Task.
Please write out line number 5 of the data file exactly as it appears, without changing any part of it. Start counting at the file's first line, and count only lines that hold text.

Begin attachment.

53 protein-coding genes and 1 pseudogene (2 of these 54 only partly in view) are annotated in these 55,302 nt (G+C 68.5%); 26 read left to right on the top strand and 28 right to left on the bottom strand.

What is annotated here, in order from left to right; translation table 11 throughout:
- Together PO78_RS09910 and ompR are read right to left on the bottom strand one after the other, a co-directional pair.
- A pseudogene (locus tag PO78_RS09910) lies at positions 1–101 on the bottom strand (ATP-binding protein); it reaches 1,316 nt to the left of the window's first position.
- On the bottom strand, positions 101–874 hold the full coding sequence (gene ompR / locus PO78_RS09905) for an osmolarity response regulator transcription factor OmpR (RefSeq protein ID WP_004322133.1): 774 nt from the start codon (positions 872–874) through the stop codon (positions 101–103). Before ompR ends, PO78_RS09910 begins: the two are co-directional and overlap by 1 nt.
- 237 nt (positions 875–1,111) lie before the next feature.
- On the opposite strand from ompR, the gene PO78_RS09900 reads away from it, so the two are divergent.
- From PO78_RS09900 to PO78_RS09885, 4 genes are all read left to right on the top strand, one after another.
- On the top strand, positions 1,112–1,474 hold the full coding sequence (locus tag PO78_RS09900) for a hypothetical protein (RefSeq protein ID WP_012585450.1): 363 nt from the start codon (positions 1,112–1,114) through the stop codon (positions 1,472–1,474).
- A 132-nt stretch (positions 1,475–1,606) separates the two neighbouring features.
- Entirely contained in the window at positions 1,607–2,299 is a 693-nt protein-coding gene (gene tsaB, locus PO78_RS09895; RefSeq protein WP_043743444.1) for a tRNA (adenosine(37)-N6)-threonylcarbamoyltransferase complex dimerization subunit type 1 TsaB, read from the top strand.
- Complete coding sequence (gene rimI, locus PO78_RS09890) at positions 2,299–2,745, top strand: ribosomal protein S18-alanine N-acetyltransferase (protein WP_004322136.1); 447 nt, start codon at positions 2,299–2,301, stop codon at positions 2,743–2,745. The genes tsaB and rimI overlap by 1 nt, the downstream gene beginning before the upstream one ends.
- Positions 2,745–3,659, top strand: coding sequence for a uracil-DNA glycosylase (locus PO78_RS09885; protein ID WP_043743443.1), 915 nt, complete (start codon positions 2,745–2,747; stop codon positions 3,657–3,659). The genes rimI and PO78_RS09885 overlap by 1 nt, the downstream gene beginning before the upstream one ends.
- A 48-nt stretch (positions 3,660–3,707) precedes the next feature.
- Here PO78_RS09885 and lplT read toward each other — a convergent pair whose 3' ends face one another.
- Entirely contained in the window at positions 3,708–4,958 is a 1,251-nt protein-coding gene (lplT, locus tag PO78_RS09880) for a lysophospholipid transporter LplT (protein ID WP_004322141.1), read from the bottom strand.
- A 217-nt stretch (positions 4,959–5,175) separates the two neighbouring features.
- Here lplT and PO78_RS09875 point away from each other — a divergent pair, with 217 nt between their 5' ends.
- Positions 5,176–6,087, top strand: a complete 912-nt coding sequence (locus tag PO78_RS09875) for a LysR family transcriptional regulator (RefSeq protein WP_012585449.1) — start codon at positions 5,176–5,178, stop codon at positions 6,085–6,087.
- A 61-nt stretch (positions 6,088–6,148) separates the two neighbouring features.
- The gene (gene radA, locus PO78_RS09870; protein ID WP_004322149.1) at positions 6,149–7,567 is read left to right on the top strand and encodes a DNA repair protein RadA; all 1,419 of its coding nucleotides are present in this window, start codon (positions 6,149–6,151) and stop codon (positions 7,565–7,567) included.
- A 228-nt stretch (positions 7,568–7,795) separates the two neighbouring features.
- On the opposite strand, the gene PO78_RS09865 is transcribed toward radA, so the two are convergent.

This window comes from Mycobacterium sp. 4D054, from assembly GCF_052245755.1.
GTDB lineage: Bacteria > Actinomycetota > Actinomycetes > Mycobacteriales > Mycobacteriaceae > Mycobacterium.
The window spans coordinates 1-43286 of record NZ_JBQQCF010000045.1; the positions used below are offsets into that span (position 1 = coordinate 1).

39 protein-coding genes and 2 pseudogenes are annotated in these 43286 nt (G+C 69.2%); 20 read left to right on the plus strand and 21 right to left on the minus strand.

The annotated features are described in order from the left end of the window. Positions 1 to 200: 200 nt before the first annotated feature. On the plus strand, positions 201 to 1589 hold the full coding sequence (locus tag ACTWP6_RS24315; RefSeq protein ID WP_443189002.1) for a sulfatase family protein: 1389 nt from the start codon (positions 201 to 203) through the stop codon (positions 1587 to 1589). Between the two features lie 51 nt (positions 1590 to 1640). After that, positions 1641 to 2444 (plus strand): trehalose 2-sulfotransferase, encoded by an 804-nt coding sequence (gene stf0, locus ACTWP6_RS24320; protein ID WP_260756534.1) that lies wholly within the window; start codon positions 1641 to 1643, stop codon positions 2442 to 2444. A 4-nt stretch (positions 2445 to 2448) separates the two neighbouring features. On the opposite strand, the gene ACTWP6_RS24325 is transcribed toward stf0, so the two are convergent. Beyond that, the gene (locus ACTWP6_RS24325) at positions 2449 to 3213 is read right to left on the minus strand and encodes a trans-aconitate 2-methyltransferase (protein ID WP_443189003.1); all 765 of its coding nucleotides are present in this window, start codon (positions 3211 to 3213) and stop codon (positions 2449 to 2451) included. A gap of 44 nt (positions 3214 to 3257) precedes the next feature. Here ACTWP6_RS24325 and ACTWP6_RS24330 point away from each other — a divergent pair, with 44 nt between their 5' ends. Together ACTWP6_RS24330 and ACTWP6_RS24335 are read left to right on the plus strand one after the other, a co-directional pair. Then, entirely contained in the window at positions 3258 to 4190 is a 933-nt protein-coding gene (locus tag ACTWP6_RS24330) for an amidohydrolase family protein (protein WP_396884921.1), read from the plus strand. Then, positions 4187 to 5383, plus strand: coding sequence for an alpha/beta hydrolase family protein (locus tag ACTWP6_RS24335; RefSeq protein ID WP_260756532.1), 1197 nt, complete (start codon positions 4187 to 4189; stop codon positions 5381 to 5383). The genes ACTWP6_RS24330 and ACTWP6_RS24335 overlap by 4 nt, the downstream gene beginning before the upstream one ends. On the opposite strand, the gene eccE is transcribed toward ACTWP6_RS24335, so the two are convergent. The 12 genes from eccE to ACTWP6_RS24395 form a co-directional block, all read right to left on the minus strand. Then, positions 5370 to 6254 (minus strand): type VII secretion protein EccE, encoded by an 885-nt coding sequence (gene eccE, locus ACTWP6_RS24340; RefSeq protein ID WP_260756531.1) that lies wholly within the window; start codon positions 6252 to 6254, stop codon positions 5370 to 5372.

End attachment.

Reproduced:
- On the bottom strand, positions 101–874 hold the full coding sequence (gene ompR / locus PO78_RS09905) for an osmolarity response regulator transcription factor OmpR (RefSeq protein ID WP_004322133.1): 774 nt from the start codon (positions 872–874) through the stop codon (positions 101–103). Before ompR ends, PO78_RS09910 begins: the two are co-directional and overlap by 1 nt.